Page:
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How An Ashland Train Robbery Helped Establish Forensic Science

OPB | Jan. 10, 2014 12:35 p.m. | Updated: Jan. 10, 2014 1:46 p.m.

The criminals dynamited the mail car on the train in order to gain access. They may have also accidentally incinerated the valuables they were after.

The criminals dynamited the mail car on the train in order to gain access. They may have also accidentally incinerated the valuables they were after.

On October 11, 1923, three brothers climbed aboard the Southern Pacific train #13 as it was stopped on the Siskiyou Pass just south of Ashland, Oregon. When the train entered a tunnel, the brothers held the engineer at gunpoint and entered the mail car, where they believed something of value was being kept. Whether or not the brothers found what they were looking for remains unknown, but by the time they fled the train, they had killed four men.

Law enforcement officials in the area were stumped by the case, so they enlisted a chemist working at the University of California at Berkeley who was pioneering a new field of study: forensic science. The professor, Edward Oscar Heinrich, made some incredible discoveries from a pair of overalls found at a camp near the scene:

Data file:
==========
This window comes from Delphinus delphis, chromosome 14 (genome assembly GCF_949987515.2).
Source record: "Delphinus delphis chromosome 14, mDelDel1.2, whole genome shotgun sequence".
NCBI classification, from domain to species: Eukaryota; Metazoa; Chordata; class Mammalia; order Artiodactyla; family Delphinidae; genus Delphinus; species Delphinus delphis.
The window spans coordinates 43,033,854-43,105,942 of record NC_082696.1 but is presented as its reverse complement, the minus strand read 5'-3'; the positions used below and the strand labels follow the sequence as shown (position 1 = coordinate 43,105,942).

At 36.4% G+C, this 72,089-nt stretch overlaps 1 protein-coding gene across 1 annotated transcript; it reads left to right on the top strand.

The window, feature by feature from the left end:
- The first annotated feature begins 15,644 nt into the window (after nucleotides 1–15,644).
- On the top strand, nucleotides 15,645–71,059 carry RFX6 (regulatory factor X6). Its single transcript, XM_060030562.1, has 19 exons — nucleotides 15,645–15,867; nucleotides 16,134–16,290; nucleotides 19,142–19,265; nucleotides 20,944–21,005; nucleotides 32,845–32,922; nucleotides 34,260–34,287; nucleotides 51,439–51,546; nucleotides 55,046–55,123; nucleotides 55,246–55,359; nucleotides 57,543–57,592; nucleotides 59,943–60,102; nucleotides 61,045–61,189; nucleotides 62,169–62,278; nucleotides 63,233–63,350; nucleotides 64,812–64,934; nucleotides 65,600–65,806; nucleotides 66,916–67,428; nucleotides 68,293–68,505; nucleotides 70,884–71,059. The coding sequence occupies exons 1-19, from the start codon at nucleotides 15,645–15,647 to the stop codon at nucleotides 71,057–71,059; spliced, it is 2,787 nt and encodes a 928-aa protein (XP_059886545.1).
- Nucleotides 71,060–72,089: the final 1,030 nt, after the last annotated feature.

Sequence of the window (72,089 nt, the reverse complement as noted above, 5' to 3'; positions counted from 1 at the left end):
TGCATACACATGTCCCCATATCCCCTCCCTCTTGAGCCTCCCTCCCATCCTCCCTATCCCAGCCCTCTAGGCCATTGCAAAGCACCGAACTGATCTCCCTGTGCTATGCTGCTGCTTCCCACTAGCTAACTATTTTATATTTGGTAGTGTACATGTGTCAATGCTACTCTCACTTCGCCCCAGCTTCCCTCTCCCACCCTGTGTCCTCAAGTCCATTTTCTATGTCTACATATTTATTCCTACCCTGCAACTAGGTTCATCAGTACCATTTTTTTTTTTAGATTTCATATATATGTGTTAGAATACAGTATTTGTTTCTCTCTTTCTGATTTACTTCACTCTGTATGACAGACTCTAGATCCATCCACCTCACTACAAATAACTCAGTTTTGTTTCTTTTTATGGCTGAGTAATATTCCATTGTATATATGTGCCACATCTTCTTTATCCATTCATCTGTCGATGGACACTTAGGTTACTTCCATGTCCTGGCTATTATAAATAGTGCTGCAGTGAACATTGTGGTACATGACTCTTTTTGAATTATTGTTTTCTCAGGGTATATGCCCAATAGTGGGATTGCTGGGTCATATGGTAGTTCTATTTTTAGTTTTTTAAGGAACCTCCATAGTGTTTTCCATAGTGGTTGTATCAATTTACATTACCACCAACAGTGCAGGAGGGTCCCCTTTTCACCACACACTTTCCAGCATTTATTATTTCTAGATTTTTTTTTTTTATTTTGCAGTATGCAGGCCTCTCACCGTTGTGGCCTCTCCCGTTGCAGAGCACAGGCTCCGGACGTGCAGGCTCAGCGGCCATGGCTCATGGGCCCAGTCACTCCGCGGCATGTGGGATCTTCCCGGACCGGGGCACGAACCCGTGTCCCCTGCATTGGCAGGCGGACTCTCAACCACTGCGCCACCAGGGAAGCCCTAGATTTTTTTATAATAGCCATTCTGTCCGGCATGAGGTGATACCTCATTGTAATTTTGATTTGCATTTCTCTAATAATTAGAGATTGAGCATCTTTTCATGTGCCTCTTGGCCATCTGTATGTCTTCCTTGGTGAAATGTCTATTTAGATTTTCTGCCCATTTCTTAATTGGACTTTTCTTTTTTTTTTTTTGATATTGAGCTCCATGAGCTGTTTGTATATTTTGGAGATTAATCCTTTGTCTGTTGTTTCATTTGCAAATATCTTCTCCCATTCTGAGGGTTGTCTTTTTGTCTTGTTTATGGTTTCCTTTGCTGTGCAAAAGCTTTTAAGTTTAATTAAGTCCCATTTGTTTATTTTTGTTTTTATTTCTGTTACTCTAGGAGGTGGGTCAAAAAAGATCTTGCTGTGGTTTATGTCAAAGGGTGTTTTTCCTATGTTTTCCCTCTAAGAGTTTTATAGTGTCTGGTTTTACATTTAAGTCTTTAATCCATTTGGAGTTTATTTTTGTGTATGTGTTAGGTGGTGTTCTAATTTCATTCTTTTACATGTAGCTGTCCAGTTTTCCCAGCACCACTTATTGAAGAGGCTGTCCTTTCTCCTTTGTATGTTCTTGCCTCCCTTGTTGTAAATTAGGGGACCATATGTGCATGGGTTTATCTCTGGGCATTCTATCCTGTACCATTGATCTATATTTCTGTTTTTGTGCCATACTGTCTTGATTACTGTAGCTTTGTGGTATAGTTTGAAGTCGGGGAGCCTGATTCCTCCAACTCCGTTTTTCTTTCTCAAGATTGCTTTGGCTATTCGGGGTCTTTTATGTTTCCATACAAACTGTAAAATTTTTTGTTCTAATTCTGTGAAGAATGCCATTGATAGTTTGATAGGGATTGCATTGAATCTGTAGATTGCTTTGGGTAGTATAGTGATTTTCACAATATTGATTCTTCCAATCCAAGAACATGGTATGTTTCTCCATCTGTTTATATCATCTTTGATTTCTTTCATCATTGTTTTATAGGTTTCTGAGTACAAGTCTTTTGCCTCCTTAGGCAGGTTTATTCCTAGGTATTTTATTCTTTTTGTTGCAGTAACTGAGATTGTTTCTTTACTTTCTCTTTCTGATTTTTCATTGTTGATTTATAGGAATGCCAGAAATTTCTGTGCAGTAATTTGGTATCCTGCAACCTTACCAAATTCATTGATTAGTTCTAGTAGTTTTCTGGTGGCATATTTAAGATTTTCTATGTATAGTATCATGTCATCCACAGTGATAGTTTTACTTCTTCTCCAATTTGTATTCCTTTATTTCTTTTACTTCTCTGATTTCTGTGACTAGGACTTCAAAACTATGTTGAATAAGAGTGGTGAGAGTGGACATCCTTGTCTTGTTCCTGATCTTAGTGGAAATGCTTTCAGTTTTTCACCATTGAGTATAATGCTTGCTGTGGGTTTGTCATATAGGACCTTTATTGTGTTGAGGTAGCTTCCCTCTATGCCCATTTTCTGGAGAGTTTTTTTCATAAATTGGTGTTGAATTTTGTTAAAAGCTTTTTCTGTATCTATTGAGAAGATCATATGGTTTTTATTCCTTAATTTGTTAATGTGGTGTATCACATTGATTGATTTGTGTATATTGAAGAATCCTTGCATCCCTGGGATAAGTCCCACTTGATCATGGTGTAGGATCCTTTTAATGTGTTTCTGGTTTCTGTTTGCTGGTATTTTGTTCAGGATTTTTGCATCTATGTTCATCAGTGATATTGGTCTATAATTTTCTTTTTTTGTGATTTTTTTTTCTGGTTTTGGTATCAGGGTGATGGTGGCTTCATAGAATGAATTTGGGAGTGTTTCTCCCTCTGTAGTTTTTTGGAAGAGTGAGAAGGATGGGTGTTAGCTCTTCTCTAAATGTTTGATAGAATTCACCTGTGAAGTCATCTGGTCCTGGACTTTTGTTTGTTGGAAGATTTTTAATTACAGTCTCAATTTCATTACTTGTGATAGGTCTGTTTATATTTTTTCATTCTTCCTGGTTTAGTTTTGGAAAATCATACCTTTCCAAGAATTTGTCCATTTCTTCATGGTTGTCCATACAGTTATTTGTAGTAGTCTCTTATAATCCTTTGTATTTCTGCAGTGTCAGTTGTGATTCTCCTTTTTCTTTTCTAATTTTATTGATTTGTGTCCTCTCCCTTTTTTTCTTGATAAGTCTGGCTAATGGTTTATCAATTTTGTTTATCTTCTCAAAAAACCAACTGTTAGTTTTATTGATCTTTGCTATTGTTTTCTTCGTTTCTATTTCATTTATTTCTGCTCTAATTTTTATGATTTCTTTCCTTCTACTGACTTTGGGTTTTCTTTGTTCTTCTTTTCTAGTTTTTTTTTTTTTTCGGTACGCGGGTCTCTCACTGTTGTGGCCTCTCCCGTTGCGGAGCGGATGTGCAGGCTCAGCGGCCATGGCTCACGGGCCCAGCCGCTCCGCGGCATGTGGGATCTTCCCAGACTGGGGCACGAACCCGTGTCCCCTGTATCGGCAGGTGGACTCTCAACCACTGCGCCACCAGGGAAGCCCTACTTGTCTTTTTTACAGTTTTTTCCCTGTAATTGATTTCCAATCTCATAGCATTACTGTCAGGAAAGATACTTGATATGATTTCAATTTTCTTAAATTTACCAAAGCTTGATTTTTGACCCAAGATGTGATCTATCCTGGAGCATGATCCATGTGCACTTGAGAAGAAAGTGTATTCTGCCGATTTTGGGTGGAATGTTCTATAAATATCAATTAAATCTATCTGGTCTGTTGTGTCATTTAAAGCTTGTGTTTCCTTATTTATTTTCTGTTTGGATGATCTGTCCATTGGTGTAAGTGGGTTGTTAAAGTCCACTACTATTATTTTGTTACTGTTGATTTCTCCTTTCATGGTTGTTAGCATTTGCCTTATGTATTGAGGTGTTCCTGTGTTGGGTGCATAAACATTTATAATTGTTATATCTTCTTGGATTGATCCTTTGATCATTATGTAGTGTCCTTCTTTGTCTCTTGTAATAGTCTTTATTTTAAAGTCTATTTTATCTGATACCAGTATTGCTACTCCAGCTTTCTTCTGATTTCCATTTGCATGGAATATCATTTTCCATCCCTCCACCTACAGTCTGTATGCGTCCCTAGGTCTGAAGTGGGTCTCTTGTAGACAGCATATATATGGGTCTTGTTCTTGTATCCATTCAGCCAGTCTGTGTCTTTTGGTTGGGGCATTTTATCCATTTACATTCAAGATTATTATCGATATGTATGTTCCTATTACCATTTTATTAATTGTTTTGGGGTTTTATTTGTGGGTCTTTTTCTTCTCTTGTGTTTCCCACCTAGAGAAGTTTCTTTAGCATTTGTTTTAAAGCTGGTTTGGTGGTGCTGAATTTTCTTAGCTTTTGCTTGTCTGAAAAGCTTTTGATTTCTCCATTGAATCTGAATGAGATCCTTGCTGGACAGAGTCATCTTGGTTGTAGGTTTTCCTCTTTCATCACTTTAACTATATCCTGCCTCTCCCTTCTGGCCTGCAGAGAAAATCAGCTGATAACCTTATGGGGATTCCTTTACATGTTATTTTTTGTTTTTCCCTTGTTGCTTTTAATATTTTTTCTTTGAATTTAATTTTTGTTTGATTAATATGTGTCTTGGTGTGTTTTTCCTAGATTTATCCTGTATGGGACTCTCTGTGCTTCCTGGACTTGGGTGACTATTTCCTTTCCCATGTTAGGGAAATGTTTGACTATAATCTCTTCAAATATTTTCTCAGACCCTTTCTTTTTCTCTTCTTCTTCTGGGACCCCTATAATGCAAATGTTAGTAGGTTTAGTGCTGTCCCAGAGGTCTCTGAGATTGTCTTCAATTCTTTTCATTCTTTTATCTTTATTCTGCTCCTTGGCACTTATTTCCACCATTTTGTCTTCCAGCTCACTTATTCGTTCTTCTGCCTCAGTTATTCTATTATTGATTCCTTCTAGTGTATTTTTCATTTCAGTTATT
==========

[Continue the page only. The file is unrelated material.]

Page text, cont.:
“From a microscopic examination of the dust, hair, and fibers collected from the pockets, chemical analysis of the stains on the garment, and a study of the set of his garment induced by wear, I am of the opinion that the wearer and owner was a lumber jack employed in a fir or spruce logging camp…a white man not over five feet ten inches tall, probably shorter; weight not over 165 pounds, probably less. Age between 21 and 25. When in city clothes he is a careful dresser, neat in appearance, has medium light brown hair, complexion fair; has light brown eyebrows; well developed and small hand and feet.

This work led to the identification of the criminals as brothers Roy, Ray, and Hugh DeAutremont, and, after an extensive manhunt, they were apprehended. Perhaps more significantly, the work also established forensic science as a new and powerful approach to solving crimes, and crime labs began to spring up around the country.

GUEST:

  • Ed Espinoza: Deputy director of the National Fish and Wildlife Forensic Lab

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